The first  traineeships, the new government programme targeted at young people to help them acquire work-related skills and attitudes, are on track to  start in September this year,  says FE minister Matthew Hancock.

He told training providers, business leaders, apprentices and awarding bodies at a Voice of Apprentices conference in London last week that the traineeships were a “personal priority”.

Several of the 300 delegates raised concerns around the implementation of the traineeships, their purpose and what they would mean for apprenticeships.

Mr Hancock said that traineeships were a “very important part of the picture”.

“This is a personal priority of mine as minister. Traineeships are an important part of work to increase the rigour and quality of apprenticeships. We need to ensure that we provide a provision for those that need support to get a job, to get into the position of applying and holding down that job,” he said.

“We have been very consultative around the introduction of traineeships. I know that there is plenty of good practice out there from many providers and I acknowledge there is lots that I still am not aware of.

“But let me be clear, I don’t want to get in the way of this good provision. I want to support it through traineeships and bring together some of the different strands under an umbrella that also supports progression into apprenticeships and into a job.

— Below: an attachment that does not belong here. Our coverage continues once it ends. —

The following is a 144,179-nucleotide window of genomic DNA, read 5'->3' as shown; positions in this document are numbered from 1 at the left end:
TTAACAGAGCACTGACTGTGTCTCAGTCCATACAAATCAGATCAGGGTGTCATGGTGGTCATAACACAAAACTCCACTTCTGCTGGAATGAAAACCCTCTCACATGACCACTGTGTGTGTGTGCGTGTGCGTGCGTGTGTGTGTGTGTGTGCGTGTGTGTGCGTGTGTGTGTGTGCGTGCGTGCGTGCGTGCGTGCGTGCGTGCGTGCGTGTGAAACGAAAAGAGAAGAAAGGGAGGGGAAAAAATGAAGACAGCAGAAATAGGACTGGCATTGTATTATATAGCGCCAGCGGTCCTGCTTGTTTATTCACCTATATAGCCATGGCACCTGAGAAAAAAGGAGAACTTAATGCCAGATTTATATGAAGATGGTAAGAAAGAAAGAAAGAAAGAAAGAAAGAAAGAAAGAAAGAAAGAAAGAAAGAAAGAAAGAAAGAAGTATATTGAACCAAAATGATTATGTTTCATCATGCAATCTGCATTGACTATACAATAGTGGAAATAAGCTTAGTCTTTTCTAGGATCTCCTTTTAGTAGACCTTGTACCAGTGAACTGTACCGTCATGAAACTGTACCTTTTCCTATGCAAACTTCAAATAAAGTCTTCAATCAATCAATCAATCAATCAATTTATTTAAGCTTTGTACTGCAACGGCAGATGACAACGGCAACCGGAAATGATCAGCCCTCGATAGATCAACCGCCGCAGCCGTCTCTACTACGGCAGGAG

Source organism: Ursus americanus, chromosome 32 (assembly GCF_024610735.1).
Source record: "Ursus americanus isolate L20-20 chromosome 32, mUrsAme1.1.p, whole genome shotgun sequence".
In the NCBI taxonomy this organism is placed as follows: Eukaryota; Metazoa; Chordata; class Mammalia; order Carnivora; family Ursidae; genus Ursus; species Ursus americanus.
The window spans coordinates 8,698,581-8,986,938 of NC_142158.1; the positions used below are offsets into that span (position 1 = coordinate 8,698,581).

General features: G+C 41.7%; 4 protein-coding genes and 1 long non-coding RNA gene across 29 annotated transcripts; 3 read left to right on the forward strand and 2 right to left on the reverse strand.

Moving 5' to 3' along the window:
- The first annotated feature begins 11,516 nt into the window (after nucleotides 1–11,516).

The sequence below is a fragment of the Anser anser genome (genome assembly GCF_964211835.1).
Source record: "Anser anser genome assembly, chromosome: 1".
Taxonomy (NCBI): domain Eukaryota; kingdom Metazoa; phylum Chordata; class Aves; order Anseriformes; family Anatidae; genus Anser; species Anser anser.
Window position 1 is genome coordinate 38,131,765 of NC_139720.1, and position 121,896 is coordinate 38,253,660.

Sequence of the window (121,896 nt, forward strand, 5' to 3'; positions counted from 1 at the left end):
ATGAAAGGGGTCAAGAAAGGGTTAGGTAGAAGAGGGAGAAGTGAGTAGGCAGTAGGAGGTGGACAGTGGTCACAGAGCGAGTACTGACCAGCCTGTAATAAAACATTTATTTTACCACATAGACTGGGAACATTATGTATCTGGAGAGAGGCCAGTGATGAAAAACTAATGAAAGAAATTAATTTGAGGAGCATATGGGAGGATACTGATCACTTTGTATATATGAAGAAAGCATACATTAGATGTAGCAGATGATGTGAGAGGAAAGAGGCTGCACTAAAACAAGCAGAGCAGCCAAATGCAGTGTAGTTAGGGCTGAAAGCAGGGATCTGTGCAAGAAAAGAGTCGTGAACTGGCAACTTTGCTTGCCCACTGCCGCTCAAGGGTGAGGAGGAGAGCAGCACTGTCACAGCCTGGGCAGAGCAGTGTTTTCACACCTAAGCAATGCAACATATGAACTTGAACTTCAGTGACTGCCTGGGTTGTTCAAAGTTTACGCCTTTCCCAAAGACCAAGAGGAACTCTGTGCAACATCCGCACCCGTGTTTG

“The timings are tight for their implementation, but they will form an integral part of the future architecture of apprenticeships.”

The minister also promised a further immediate consultation.

The forthcoming consultation will more or less explain how we will do it ”

“Our first consultation, launched earlier this year in January, looked at what we wanted to do and posed questions about how we might achieve this. The forthcoming consultation will more or less explain how we will do it and ask the sector for comments on those plans, he said.

“I am very keen that we consult a wide and varying audience on how we design and build, what I think is a very important improvement.”

The Voice of Apprentices conference, the third of its kind and the largest yet, celebrated  apprenticeships and the positive effect they have on individuals and business.

It was chaired by FE Week editor Nick Linford and included more than 24 speakers from across FE and industry, including several apprentices.

During the various presentations and Q&A sessions, delegates and speakers shared their experiences of apprenticeships and their concerns and questions for their future.

This year’s conference, organised by Lindsay McCurdy of Apprenticeships 4 England, was held at the capital’s Tower Hotel.

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